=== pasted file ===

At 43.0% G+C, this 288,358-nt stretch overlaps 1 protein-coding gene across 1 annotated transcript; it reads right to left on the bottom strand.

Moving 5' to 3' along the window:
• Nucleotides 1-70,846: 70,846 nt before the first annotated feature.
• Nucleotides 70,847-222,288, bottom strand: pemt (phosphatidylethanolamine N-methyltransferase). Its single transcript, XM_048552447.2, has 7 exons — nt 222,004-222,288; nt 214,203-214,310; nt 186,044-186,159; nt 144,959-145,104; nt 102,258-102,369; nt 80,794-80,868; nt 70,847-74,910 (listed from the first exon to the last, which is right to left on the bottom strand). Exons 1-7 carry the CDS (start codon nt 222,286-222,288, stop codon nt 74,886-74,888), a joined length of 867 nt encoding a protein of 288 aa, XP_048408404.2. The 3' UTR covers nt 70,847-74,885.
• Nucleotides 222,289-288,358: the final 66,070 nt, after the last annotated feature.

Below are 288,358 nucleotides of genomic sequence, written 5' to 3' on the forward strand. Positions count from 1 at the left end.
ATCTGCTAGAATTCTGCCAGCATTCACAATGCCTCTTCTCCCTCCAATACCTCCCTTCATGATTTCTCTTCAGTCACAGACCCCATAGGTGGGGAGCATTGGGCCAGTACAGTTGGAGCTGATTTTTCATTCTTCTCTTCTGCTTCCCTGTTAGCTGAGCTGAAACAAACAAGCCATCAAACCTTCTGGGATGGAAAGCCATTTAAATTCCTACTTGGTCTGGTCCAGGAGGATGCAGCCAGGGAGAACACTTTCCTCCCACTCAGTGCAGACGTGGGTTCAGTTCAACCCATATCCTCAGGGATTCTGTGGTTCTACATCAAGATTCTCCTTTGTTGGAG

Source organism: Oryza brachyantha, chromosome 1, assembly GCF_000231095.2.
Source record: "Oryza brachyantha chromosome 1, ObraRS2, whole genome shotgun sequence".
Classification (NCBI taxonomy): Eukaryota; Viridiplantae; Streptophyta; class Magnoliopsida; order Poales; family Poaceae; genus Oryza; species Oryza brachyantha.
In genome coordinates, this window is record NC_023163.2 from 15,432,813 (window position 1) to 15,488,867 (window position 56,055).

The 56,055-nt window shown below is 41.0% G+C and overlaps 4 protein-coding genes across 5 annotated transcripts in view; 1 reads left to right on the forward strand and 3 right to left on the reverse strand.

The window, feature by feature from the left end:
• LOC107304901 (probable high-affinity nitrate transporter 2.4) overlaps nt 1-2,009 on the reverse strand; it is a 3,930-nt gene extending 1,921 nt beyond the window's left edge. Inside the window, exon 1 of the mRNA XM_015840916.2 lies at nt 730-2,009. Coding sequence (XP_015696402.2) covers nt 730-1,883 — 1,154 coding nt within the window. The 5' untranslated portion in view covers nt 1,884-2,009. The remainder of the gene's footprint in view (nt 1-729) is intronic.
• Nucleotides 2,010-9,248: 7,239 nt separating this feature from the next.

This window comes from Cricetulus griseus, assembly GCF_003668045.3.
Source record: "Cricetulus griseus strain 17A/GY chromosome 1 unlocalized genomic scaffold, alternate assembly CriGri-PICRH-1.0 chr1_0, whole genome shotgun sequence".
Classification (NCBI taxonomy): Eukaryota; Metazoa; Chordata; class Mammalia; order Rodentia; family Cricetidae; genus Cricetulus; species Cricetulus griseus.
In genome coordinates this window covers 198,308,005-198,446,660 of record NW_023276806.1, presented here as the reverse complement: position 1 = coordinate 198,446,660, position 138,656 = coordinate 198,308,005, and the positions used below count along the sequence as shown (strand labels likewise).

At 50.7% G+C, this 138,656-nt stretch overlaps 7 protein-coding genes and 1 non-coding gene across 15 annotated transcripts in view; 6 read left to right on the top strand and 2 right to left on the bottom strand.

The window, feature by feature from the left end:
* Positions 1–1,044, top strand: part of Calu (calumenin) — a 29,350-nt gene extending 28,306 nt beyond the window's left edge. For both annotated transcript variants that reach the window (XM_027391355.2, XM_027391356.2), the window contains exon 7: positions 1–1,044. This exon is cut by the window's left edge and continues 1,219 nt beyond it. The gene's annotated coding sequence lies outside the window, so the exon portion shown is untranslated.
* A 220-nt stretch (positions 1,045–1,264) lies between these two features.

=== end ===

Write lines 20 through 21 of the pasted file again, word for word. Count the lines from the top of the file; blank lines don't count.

At 50.7% G+C, this 138,656-nt stretch overlaps 7 protein-coding genes and 1 non-coding gene across 15 annotated transcripts in view; 6 read left to right on the top strand and 2 right to left on the bottom strand.

The window, feature by feature from the left end: